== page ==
Who doesn’t love chocolate truffles? How can one fail to fall for their silky, yet devastating, texture? No offence to those of you who, for some reason, dislike these smooth balls of bliss, but I may find myself sorely tempted to call into question your sanity and/or reprimand your taste buds. Not only this, but truffles are the ultimate form of expression in food – one can truly make them one’s own by adding whatever flavour one desires, almost anything goes. Though most people don’t realise it, chocolate is one of those incredibly versatile ingredients that is only very rarely at odds with the flavour one chooses to couple it with. Such versatility also implies that they make the perfect gift, for if the generous party knows whether the receiver has a penchant for a certain fruit, drink, or something a little more adventurous, then that flavour can almost certainly be instilled within the confines of a truffle.
This recipe is taken from the Green and Black’s chocolate recipe book, which is a goliath among its kind. The book is incredible; it is impossible to open any one of the pages without one’s salivary glands wanting to get in on the action. If you are looking for a cookbook specifically geared towards the cooking and preparation of chocolate, look no further, the Holy Grail of cocoa-literature has been found.
Since this is a blog about frugal gastronomy, one feels one must say a few words regarding this aim. I thoroughly dislike all recipes that call for ‘good quality’ chocolate to be used. There is, in my opinion, very little difference between chocolate that costs 50p per 100g and chocolate that costs £2 per 100g, particularly after said chocolate has been cooked and mixed with other ingredients. I am perfectly confident that I could cook two batches of truffles, one using the more expensive brand and one using the less expensive brand and there would be no way to tell them apart. It is true that they may not taste exactly alike, or be of exactly the same quality, if eaten as a snack, but for the purposes of cooking using the more expensive brand is merely an appalling waste of money. Perhaps there would be a discernable difference if one plumped for a fantastically expensive brand of chocolate, the type only found in specialist shops, but that smacks of imbecility.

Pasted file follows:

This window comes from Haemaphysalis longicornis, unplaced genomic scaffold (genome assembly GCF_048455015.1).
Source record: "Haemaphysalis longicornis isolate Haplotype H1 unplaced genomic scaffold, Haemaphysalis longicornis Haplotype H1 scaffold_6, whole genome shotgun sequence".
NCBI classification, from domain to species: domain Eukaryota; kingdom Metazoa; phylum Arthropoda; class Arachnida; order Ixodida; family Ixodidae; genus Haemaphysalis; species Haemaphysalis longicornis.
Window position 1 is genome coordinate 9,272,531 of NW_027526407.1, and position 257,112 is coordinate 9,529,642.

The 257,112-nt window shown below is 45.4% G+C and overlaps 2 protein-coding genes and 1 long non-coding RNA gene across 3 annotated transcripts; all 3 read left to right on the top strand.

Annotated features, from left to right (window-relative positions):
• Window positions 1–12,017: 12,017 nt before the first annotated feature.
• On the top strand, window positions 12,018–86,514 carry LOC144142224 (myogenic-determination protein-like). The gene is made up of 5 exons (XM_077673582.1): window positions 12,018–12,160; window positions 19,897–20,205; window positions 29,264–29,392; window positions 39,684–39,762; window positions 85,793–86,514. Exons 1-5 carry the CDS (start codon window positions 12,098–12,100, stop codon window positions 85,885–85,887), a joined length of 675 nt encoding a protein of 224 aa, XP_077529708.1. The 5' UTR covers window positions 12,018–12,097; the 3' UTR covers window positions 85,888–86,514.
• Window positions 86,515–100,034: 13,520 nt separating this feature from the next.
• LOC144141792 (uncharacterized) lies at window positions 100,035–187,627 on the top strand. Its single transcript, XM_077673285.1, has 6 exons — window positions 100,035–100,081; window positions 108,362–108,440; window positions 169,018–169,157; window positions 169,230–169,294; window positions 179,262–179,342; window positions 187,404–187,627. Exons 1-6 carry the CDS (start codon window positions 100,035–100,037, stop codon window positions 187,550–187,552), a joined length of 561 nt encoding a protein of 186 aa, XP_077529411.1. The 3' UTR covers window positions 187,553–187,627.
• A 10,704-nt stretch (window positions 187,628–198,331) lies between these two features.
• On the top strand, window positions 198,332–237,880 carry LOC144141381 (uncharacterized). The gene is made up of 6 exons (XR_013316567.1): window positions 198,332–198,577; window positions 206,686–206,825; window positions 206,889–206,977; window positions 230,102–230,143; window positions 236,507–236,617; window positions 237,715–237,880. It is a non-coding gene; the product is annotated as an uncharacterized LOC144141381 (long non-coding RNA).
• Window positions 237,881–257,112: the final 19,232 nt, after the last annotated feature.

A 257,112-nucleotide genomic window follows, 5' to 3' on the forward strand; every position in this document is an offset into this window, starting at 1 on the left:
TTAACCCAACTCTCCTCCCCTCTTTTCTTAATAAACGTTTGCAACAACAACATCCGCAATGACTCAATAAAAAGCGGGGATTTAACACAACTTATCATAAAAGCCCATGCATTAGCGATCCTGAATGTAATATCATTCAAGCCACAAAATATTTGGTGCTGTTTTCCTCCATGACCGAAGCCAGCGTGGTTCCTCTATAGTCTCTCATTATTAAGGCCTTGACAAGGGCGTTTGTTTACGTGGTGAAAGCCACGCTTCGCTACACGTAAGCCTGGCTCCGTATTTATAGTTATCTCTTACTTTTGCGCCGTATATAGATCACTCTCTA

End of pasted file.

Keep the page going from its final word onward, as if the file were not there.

That turned out to be quite the rant, didn’t it? This is why I am, at the best of times, to be left in the dank corner of a basement, whilst my guests enjoy their freshly cooked and entirely personalised selection of chocolate truffles. As one or two of you will have hopefully discerned this recipe aims to provide you with two types of truffle. However, I see very little point in making two distinct recipes for such a simple variation. The first type of truffle will be a very basic, yet wholly delicious, dark chocolate truffle. The second will be an entirely more interesting chocolate orange truffle. To perform the transformation all one must do is add two teaspoons of finely grated orange zest to half of the mixture – the flavour this brings is really quite striking.
• 275g dark chocolate, finely chopped
• 250ml double cream
• 50g unsalted butter at room temperature
• 50g cocoa powder
• 2 tsp of orange zest, finely grated
• 50g white chocolate, optional
1. Place the dark chocolate in a large bowl, heat the cream until it has just started boiling and pour it over the chocolate. Stir this gently until all of the chocolate has melted. Leave this mixture to cool for a few minutes and then gently stir in the butter until it has been fully incorporated. If one wants to make chocolate orange truffles divide the truffle mixture into two bowls and mix the orange zest into one half of the mixture. Leave the truffle mixture to cool and set in the fridge for a minimum of 3 hours.
2. Remove the ganache from the fridge about 15 minutes before you want to make the truffles. Dust your hands with cocoa powder and begin rolling spoonfulls of the chocolate mixture into cocoa covered balls roughly 2-2.5 cm in diameter. If one would like some added decoration one may melt a little white chocolate and flick it over the truffles, we did this in order to distinguish between the two types of truffles. Be careful to do this on greaseproof paper and allow the white chocolate enough time to set. The truffles can then be returned to the fridge and kept for up to 2 days in an air tight container.
Cost: These truffles may seem decadent, but the price one should expect to pay for the entire batch is £2.20. This is simply fantastic when you consider that a box of chocolates containing this many truffles would bring one to one’s financial knees.
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